A new blog is posted weekly. To receive a free subscription with delivery to your email inbox visit the following link and click on “email subscription”:  www.HealthDoc13.WordPress.com

Dr. Andrew Siegel is a physician and urological surgeon who is board-certified in urology as well as in female pelvic medicine and reconstructive surgery.  He is an Assistant Clinical Professor of Surgery at the Rutgers-New Jersey Medical School and is a Castle Connolly Top Doctor New York Metro Area, Inside Jersey Top Doctor and Inside Jersey Top Doctor for Women’s Health. His mission is to “bridge the gap” between the public and the medical community.

Dr. Siegel has authored the following books that are available on Amazon, iBooks, Nook and Kobo:

MALE PELVIC FITNESS: Optimizing Sexual & Urinary Health

THE KEGEL FIX: Recharging Female Pelvic, Sexual and Urinary Health 

PROMISCUOUS EATING: Understanding and Ending Our Self-Destructive Relationship with Food

Cover

These books are written for educated and discerning men and women who care about health, well-being, fitness and nutrition and enjoy feeling confident and strong.

Dr. Siegel is co-creator of the male pelvic floor exercise instructional DVD (female version is in the works): PelvicRx

New video on female pelvic floor exercises:  Learn about your pelvic floor

 

 

 

 

 

 

 

 

Female Urethral Prolapse: What You Need to Know

September 15, 2018

Andrew Siegel MD  9/15/2018

Operative_gynecology_-_(1906)_(14780430391)

Image above from Howard Kelly, Operative Urology, 1906, public domain

Urethral prolapse is a circumferential eversion (when the inside turns out) of the innermost lining of the urethra (urinary channel) through the urethral opening. It is similar to pulling your lower lip down and your upper lip up, exposing the moist inner surface of the lip that is normally not exposed, except that it occurs in 360-degree fashion and involves the urethral opening.  It is a uncommon condition that is often misdiagnosed, but is seen fairly commonly by urologists like myself who have expertise in female urology.

It occurs in two distinct populations, prepubescent women, most commonly of African-American background, and post-menopausal Caucasian women. It typically causes a gradually enlarging mass near the urethral opening and vaginal or urinary bleeding. On examination, a hemorrhagic, donut-shaped vaginal mass is seen surrounding the urethra.  It can give rise to painful urination and abnormal urinary patterns. At times the inner tissue that is turned outwards can result in swelling and choking off of its blood supply, resulting in tissue death of the prolapsed tissue from strangulation.  This appears as a dark purple or black rosebud configuration.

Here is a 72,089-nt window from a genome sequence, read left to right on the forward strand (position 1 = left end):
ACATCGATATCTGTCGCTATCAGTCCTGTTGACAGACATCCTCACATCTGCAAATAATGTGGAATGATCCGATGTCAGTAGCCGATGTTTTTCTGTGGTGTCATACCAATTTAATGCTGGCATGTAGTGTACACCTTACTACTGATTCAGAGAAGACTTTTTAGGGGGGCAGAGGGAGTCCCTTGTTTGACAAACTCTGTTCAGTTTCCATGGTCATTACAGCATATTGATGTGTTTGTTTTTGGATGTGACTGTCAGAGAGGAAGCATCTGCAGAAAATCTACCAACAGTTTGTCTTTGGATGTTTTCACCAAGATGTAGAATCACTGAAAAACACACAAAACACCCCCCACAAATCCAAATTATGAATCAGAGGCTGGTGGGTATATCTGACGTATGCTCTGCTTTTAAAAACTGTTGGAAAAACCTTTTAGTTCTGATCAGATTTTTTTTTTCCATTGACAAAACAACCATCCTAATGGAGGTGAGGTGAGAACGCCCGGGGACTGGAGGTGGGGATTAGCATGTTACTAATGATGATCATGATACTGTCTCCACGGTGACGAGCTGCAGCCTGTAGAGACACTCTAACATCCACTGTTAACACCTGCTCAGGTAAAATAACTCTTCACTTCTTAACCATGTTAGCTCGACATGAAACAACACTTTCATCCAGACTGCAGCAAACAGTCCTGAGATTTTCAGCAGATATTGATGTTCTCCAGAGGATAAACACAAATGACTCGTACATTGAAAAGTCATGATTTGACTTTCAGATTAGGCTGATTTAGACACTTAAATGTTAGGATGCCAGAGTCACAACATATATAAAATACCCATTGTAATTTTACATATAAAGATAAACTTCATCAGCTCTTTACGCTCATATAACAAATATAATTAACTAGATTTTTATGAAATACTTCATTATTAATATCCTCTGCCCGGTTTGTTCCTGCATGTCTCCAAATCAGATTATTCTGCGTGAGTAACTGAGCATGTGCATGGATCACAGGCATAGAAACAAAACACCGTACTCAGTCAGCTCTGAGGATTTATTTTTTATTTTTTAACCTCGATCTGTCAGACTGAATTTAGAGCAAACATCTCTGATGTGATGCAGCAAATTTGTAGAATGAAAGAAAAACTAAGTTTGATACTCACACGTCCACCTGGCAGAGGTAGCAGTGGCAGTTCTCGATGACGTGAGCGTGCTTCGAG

CRIU2016-1802623.001

Image above: strangulated urethral prolapse, Case Rep Urol. 2016; 2016: 1802623.

One theory as to the cause of urethral prolapse is separation or lack of cohesion of the two muscle layers of the urethra and an alternative theory is the post-menopausal lack of estrogen that gives rise to lax pelvic muscles, tissue atrophy, and poor urethral support.

Conservative management involves the local application of topical estrogen. Topical antibiotics can be used if an infection is present and warm baths are used for symptomatic relief.  Efforts are made to “reduce” the prolapse, manipulating it so that the inside lining is pushed back in.

If symptoms do not improve or resolve, if the patient cannot urinate because of the prolapse or if there is tissue death, surgery is indicated.  Reparative surgery involves circumferential excision of the prolapsed tissue with suturing of the urethral lining to the vagina, a highly effective outpatient procedure that I typically need to do only a handful of times per year.

Wishing you the best of health,

2014-04-23 20:16:29

A new blog is posted weekly. To receive a free subscription with delivery to your email inbox visit the following link and click on “email subscription”:  www.HealthDoc13.WordPress.com

Dr. Andrew Siegel is a physician and urological surgeon who is board-certified in urology as well as in female pelvic medicine and reconstructive surgery.  He is an Assistant Clinical Professor of Surgery at the Rutgers-New Jersey Medical School and is a Castle Connolly Top Doctor New York Metro Area, Inside Jersey Top Doctor and Inside Jersey Top Doctor for Women’s Health. His mission is to “bridge the gap” between the public and the medical community.